Nance also updated on the Skyline Heritage Farms/storm shelter issue, wherein the proposed location for the new storm shelter was falling on the historic boundary, inciting a whole range of issues with the main being the cost for an archaeological survey before the shelter could be placed. EMA Director Paul Smith, after talks with Skyline School Principal Drew McNutt, was able to secure a new location for the storm shelter 200 yards away from the first proposed location. Another plus is the shelter will not be past the historic boundary and will still be on the Skyline School campus.
“We have submitted that new site plan to FEMA, and we expect they will approve that site plan,” Nance stated. “We are very pleased it appears this grant request is proceeding, and we’ll get the opportunity to place these five shelters across the county.” He also stated the shelters will be for students during school hours and for the surrounding community during all other hours of the day.
The EMA is also busy submitting for other grants and is hoping they will be approved. One is a homeland security grant for public information and warning systems.
Nance continued, “We want to upgrade the mass notification systems we have for this county, whether it is weather alert or evacuation notifications. Also, it would provide the ability to automatically set off the outdoor sirens rather than someone having to go set off the sirens.”
There is also a request for two mobile radio stations to be placed in EMA vehicles to improve communications with the county sheriffs and city police departments. The county is also working to acquire two upgraded weather cameras for Skyline and the Bucks Pocket area to give the National Weather Service (NWS) real-time information to aid in their early warnings.
Another grant applied for by the EMA will come from the Alabama Mountain, Rivers and Valleys Resource Conservation and Development Council. The EMA have applied for grants to purchase and distribute NOAH weather radios to place with highly vulnerable citizens, shut-ins and citizens in nursing homes.
Two new directors have been appointed by the Jackson County Commission. The first of which is Randy Grider, the new Sanitation Director. According to Nance, Grider brings experience working with Public Works, the County Revenue Department in Mapping and Appraisal, the county’s Sanitation Department as a clerk and later as a garbage collector/driver and lastly as the General Manager and Operations Manager for Southern Concrete Inc. There his responsibilities included sales, quality control, budget planning, contract management/execution, as well as all the day-to-day planning.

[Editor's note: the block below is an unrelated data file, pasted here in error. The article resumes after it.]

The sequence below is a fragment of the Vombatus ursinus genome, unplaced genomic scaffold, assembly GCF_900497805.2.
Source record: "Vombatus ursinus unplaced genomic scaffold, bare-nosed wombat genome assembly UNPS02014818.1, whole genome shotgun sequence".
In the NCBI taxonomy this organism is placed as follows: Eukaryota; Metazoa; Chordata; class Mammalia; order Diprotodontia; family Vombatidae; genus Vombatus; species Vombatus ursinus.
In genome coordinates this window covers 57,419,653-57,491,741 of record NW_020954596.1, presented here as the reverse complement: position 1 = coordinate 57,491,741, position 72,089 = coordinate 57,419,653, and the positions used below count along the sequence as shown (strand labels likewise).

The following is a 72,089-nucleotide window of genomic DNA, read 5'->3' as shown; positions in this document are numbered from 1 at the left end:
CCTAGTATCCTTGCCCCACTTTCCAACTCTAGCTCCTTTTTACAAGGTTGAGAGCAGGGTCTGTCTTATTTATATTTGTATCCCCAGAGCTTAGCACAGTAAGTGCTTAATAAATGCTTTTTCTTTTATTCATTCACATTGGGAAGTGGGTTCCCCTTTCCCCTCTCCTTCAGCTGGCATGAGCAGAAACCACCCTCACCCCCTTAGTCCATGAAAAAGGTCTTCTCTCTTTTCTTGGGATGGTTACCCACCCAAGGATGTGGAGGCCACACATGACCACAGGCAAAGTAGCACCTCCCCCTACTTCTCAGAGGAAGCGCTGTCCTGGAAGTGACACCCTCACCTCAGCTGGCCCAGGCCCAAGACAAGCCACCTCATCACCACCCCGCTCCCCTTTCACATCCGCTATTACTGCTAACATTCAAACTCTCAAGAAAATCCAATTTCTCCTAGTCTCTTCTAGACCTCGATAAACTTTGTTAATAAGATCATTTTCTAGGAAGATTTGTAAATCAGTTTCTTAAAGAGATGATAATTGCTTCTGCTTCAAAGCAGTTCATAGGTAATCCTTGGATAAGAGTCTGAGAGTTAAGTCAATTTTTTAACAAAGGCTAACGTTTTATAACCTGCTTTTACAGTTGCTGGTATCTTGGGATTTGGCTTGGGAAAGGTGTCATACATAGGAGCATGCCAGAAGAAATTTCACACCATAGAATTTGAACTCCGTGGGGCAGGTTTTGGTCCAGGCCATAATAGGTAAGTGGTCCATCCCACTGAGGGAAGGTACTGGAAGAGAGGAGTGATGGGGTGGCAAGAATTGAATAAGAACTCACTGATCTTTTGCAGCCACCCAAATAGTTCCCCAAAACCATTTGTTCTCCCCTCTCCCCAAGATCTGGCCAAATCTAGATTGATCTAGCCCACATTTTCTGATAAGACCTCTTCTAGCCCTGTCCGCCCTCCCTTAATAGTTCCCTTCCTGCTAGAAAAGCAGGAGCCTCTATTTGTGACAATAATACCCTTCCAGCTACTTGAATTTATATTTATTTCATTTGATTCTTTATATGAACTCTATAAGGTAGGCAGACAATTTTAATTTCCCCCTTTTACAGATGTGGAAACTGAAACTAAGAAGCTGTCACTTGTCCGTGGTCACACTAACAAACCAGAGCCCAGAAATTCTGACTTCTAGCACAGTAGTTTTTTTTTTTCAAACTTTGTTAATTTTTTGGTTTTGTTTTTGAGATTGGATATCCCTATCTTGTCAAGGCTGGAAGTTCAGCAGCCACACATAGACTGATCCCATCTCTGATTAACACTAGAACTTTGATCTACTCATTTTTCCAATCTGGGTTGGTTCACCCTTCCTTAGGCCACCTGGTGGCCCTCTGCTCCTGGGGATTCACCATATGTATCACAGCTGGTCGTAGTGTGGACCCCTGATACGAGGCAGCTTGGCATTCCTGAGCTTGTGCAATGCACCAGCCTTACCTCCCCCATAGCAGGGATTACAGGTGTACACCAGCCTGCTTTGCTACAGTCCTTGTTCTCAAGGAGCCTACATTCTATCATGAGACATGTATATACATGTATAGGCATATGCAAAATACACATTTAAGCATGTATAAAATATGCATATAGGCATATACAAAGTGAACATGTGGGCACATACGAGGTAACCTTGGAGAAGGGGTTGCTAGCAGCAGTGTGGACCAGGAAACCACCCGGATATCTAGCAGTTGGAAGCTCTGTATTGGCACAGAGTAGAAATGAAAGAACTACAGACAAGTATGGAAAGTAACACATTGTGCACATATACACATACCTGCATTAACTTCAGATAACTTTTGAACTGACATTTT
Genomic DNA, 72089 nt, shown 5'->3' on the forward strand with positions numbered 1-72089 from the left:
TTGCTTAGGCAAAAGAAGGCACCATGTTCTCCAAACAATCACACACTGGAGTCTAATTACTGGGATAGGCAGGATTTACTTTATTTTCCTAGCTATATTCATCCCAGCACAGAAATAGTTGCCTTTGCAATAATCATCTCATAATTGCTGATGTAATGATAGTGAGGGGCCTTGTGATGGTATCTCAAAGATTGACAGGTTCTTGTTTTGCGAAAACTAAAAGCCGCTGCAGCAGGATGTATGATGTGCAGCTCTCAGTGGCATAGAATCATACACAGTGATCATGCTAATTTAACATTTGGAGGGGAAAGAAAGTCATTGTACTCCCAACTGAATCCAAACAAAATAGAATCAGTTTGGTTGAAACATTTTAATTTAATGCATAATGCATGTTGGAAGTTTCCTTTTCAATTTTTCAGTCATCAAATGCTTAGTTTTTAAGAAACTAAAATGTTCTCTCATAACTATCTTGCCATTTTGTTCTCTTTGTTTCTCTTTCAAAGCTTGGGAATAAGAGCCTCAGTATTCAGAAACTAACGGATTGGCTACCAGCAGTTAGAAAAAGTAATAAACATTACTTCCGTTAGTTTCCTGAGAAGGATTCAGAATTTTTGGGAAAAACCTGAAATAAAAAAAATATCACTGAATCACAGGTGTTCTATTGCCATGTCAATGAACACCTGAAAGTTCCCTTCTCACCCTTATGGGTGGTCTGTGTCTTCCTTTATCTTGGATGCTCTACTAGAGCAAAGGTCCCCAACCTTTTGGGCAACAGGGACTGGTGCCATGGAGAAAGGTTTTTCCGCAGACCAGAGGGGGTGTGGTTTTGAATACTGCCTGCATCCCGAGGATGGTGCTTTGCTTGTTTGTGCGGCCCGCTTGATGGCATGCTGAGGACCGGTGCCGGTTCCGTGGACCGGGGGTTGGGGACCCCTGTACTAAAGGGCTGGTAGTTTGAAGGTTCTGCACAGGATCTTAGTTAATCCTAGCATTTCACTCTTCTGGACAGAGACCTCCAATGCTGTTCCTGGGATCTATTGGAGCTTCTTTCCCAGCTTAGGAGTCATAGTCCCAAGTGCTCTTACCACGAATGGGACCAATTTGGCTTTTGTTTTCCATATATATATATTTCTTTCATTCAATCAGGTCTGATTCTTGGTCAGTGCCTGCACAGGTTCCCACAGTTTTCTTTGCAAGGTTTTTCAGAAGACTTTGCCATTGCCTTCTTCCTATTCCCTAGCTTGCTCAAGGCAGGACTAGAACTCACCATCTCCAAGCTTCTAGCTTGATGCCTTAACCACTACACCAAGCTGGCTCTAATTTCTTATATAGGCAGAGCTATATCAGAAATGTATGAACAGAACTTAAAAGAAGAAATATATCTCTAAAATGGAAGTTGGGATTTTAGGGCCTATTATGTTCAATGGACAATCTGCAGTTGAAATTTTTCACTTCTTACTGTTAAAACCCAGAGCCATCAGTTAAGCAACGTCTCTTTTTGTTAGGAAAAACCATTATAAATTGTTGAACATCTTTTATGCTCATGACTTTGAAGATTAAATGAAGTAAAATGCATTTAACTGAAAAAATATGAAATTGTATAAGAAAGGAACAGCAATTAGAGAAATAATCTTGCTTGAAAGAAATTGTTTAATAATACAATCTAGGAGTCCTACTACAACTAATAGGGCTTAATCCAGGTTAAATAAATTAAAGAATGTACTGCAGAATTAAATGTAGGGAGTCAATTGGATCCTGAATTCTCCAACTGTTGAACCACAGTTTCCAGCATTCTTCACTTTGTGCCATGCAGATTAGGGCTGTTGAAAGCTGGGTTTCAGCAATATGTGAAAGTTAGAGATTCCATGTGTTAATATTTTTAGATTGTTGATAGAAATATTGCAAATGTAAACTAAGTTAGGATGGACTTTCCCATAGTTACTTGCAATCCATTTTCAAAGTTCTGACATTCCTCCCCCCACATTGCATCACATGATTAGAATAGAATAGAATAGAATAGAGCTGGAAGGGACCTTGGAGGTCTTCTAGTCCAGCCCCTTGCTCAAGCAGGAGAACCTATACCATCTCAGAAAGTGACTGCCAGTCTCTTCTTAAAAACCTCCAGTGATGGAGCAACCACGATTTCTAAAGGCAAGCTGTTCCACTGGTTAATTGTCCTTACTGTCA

Next, Steven Pereira will take over as Director of Parks and Recreation. Pereira is a resident of Jackson County and a graduate of SHS and Northeast Alabama Community College. He is also retiring from the United States Navy and will bring a great deal of experience having served as Project Manager, planning schedules and ensuring maintenance performance, having led a team of 360 people and responsible for critical analysis of flight operations, operations management, strategic planning and personnel training.
The Jackson County courthouse is also undergoing updates to its HVAC system, including updates to its newest addition and the replacement of its other 1/3. Nance also stated the IT and communications system is getting an overhaul to better serve the county’s citizens. In addition, there will be some shoring up of the building’s foundation in the near future thanks to Senator Steve Livingston securing $500,000 in state funds to aid in that purpose.
While the building poses no imminent danger, these improvements will help ensure the historic landmark building will be around for many generations to come.
Nance stated, “We need to go get a professional service, and architectural firm, to help us put together a spec package and then go out on the street to identify contractors to help us do that.”
by Martha Smith